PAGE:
July 24th, 2024

Alberta Bike Swap on the road again


By Justin Seward - Lethbridge Herald on May 3, 2022.

Herald photo by Justin Seward Cecelia Kambeitz rides out of the Alberta Bike Swap with a new-to-her Kona mountain bike at Exhibition Park on Saturday.

Alberta Bike Swap returned to Lethbridge’s Exhibition Park on Saturday to take donated bikes and sell others for people who were looking for a sale.
Chris and Laura Grant founded the event known as the Calgary Bike Swap in 2011 and thought it was a great concept and they incorporated the Alberta Bike Swap. Lethbridge was the third city the event took on behind Calgary and Edmonton.
“We feel a bigger part of the picture, the story, is that we’re giving people a good place, a safe place to buy and sell good used bikes,” said Chris.
“We heard it a few times, ‘Yeah, I could sell this bike online for more, but I don’t want to deal with the hassle.’ And when you buy a bike through us, we’ve tech checked it to make sure it’s safe to buy. Yes, it might need a tune-up to be 100 tip-top per cent – but it is safe to ride. I was heartbroken, some of the bikes I had to turn away today that weren’t fair to sell to somebody because they would have had to spend another $100- $150 to make it work right.”
A Swap-qualified bike is the wheels have to be round and true, tires have to be in good shape, the bearings can’t be worn out and safe breaks.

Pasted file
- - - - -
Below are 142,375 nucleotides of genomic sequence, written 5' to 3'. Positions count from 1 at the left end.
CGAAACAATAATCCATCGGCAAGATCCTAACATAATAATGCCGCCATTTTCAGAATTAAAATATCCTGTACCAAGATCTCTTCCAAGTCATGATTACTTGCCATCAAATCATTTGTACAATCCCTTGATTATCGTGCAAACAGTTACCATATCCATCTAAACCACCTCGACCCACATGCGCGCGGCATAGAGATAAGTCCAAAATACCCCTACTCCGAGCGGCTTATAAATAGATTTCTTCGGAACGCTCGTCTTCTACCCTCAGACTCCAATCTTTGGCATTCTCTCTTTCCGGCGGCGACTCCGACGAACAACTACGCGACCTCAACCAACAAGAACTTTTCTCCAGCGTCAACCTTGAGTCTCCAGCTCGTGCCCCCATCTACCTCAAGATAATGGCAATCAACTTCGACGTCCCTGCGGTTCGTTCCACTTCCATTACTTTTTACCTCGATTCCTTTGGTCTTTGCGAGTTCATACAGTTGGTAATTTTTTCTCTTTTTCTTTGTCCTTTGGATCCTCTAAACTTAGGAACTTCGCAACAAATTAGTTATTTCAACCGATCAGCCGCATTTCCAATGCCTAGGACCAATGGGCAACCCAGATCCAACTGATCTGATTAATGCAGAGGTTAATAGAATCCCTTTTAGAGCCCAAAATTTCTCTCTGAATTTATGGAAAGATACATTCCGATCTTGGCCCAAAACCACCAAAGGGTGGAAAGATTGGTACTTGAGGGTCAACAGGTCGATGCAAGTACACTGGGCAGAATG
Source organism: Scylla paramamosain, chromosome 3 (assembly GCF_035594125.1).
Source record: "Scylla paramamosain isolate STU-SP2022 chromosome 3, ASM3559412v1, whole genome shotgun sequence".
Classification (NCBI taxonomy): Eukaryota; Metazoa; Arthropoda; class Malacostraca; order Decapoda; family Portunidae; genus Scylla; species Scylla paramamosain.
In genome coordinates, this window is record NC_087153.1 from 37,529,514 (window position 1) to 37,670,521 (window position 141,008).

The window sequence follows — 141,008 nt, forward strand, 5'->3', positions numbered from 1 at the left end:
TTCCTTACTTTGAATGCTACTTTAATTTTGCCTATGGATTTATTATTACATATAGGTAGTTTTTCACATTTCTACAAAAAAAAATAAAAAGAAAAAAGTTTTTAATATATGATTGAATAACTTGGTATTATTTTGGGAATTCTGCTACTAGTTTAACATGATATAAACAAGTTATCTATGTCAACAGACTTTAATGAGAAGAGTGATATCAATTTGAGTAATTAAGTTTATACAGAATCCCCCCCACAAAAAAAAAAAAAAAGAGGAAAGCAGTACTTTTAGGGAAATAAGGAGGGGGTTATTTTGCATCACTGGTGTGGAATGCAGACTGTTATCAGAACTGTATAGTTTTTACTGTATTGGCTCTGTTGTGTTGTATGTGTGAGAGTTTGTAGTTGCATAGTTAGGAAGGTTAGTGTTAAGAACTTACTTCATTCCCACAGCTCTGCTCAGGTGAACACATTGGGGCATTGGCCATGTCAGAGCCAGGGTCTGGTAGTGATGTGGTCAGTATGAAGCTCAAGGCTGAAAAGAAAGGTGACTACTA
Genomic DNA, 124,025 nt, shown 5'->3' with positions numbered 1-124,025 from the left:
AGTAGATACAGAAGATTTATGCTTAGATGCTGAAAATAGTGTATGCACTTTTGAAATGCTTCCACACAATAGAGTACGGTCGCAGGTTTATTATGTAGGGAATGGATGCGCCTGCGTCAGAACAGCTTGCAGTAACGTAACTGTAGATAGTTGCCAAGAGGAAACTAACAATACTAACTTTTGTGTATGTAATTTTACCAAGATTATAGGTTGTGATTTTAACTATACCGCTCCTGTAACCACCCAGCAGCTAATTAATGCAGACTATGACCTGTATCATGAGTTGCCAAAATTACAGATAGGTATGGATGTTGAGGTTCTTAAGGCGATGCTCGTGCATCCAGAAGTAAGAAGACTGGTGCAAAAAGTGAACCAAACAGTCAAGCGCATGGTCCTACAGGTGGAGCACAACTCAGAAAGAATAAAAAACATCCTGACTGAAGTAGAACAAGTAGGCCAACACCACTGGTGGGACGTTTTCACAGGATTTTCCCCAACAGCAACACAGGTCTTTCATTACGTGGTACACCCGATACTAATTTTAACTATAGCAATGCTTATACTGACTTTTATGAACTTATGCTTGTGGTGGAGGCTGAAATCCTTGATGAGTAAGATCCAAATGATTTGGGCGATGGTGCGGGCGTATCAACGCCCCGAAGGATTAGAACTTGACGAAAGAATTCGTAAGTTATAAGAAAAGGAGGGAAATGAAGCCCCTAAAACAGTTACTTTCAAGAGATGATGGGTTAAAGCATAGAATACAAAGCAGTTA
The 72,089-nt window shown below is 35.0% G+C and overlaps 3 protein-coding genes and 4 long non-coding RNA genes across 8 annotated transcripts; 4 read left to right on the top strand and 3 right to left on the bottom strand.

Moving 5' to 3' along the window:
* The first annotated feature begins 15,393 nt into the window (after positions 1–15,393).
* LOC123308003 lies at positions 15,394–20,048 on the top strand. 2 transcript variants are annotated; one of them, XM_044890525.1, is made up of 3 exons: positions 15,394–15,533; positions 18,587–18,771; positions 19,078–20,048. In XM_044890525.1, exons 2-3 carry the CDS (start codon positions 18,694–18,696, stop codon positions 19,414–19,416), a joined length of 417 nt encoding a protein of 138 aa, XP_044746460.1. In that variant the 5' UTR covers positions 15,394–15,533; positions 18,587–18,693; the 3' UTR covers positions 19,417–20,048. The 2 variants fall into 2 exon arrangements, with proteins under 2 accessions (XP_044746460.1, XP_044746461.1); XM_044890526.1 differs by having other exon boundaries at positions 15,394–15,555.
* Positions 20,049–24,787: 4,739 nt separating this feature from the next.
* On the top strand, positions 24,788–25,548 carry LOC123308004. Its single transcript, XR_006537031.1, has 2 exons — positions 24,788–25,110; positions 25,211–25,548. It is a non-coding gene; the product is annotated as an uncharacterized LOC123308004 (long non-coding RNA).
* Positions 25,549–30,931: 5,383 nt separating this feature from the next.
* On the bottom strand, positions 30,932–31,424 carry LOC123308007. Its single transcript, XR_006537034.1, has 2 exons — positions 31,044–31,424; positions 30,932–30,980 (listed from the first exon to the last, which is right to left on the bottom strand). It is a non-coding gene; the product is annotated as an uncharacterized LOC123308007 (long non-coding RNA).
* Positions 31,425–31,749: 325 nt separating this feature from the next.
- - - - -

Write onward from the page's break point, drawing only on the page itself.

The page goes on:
“People should understand, although it is a used bike sale, we will help somebody if there is a problem; something we should have caught,” said Chris.
In the past, there were between 150 and 160 bikes and that number was much lower in 2022.
“They’re looking better today,” he said, on the bike racks.
“We have worked with some of the shops in the past and a few of them understand us and a few of them will participate. But I got thinking about it -the shop brings in 30 bikes, that fills up the racks nicely. But if only 10 of them sell which is I think about the track record, that doesn’t really help.”
There was a good variety of bikes, from $150 no suspension bikes up to the higher-end carbon fibre road bikes that had a price tag of $1,800 and kids’ bikes available for purchase.
Organizers coach the sellers how to price their bikes.
“We have a lot of plain regular bikes that are easy to price to sell,” he said.
“We have on occasion had speciality bikes – we have some of the high-end carbon road bikes. But those sellers, they know what’s reasonable for it and I really work hard to coach people to get to a point where it’s going to sell.”
People had the option to donate their bikes that would be given to one of the Swap’s partners.
“There’s always been a donation component to our events,” said Chris. “People bring us bikes that aren’t good enough to get in the Swap and plus are straight up donation. And we’re really fortunate to have the strong relationship with a group called Youth En Route – teaching high school students how to plan their route to school, how do ride, safety- and that is happening at Winston Churchill High School.”

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